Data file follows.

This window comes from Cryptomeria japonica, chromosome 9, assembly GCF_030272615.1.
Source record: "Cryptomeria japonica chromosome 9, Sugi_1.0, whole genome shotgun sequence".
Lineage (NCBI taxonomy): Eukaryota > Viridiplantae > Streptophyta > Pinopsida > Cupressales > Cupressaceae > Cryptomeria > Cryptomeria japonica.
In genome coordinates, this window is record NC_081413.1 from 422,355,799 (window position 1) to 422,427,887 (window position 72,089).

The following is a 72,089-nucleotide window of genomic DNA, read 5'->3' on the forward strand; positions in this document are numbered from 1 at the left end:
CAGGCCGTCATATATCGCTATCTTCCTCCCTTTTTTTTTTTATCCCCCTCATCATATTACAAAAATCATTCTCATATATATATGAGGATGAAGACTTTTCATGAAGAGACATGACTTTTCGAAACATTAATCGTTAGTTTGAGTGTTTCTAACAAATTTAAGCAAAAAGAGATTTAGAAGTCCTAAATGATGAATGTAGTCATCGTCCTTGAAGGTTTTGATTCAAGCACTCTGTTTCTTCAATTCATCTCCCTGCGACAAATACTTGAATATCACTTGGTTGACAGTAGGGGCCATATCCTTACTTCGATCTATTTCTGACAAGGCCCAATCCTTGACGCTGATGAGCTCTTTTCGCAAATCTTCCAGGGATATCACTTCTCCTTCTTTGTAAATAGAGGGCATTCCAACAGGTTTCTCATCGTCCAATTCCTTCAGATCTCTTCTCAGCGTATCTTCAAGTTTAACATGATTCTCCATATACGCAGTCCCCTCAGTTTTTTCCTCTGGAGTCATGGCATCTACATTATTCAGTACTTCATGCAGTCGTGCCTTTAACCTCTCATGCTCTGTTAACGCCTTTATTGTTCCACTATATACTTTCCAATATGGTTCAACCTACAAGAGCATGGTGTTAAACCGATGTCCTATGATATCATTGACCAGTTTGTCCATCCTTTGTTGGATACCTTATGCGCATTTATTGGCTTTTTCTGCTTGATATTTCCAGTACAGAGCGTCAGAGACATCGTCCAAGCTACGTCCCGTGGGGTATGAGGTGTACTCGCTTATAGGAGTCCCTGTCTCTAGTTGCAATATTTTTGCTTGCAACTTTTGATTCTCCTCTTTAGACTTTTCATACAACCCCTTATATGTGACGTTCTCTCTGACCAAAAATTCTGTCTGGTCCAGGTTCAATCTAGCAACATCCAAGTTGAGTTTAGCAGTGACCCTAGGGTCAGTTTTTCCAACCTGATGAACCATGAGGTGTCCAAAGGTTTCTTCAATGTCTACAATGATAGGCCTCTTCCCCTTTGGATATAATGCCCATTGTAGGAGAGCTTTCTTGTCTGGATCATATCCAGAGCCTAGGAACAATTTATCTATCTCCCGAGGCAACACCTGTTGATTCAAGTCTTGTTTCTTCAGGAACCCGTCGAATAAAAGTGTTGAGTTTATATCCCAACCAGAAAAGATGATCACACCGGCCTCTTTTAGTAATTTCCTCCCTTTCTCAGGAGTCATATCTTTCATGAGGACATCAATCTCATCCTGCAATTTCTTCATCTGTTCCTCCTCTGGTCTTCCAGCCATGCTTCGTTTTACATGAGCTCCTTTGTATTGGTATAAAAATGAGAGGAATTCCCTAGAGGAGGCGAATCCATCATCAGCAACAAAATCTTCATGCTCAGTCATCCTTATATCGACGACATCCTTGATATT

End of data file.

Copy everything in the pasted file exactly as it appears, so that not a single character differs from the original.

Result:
This window comes from Cryptomeria japonica, chromosome 9, assembly GCF_030272615.1.
Source record: "Cryptomeria japonica chromosome 9, Sugi_1.0, whole genome shotgun sequence".
Lineage (NCBI taxonomy): Eukaryota > Viridiplantae > Streptophyta > Pinopsida > Cupressales > Cupressaceae > Cryptomeria > Cryptomeria japonica.
In genome coordinates, this window is record NC_081413.1 from 422,355,799 (window position 1) to 422,427,887 (window position 72,089).

The following is a 72,089-nucleotide window of genomic DNA, read 5'->3' on the forward strand; positions in this document are numbered from 1 at the left end:
CAGGCCGTCATATATCGCTATCTTCCTCCCTTTTTTTTTTTATCCCCCTCATCATATTACAAAAATCATTCTCATATATATATGAGGATGAAGACTTTTCATGAAGAGACATGACTTTTCGAAACATTAATCGTTAGTTTGAGTGTTTCTAACAAATTTAAGCAAAAAGAGATTTAGAAGTCCTAAATGATGAATGTAGTCATCGTCCTTGAAGGTTTTGATTCAAGCACTCTGTTTCTTCAATTCATCTCCCTGCGACAAATACTTGAATATCACTTGGTTGACAGTAGGGGCCATATCCTTACTTCGATCTATTTCTGACAAGGCCCAATCCTTGACGCTGATGAGCTCTTTTCGCAAATCTTCCAGGGATATCACTTCTCCTTCTTTGTAAATAGAGGGCATTCCAACAGGTTTCTCATCGTCCAATTCCTTCAGATCTCTTCTCAGCGTATCTTCAAGTTTAACATGATTCTCCATATACGCAGTCCCCTCAGTTTTTTCCTCTGGAGTCATGGCATCTACATTATTCAGTACTTCATGCAGTCGTGCCTTTAACCTCTCATGCTCTGTTAACGCCTTTATTGTTCCACTATATACTTTCCAATATGGTTCAACCTACAAGAGCATGGTGTTAAACCGATGTCCTATGATATCATTGACCAGTTTGTCCATCCTTTGTTGGATACCTTATGCGCATTTATTGGCTTTTTCTGCTTGATATTTCCAGTACAGAGCGTCAGAGACATCGTCCAAGCTACGTCCCGTGGGGTATGAGGTGTACTCGCTTATAGGAGTCCCTGTCTCTAGTTGCAATATTTTTGCTTGCAACTTTTGATTCTCCTCTTTAGACTTTTCATACAACCCCTTATATGTGACGTTCTCTCTGACCAAAAATTCTGTCTGGTCCAGGTTCAATCTAGCAACATCCAAGTTGAGTTTAGCAGTGACCCTAGGGTCAGTTTTTCCAACCTGATGAACCATGAGGTGTCCAAAGGTTTCTTCAATGTCTACAATGATAGGCCTCTTCCCCTTTGGATATAATGCCCATTGTAGGAGAGCTTTCTTGTCTGGATCATATCCAGAGCCTAGGAACAATTTATCTATCTCCCGAGGCAACACCTGTTGATTCAAGTCTTGTTTCTTCAGGAACCCGTCGAATAAAAGTGTTGAGTTTATATCCCAACCAGAAAAGATGATCACACCGGCCTCTTTTAGTAATTTCCTCCCTTTCTCAGGAGTCATATCTTTCATGAGGACATCAATCTCATCCTGCAATTTCTTCATCTGTTCCTCCTCTGGTCTTCCAGCCATGCTTCGTTTTACATGAGCTCCTTTGTATTGGTATAAAAATGAGAGGAATTCCCTAGAGGAGGCGAATCCATCATCAGCAACAAAATCTTCATGCTCAGTCATCCTTATATCGACGACATCCTTGATATT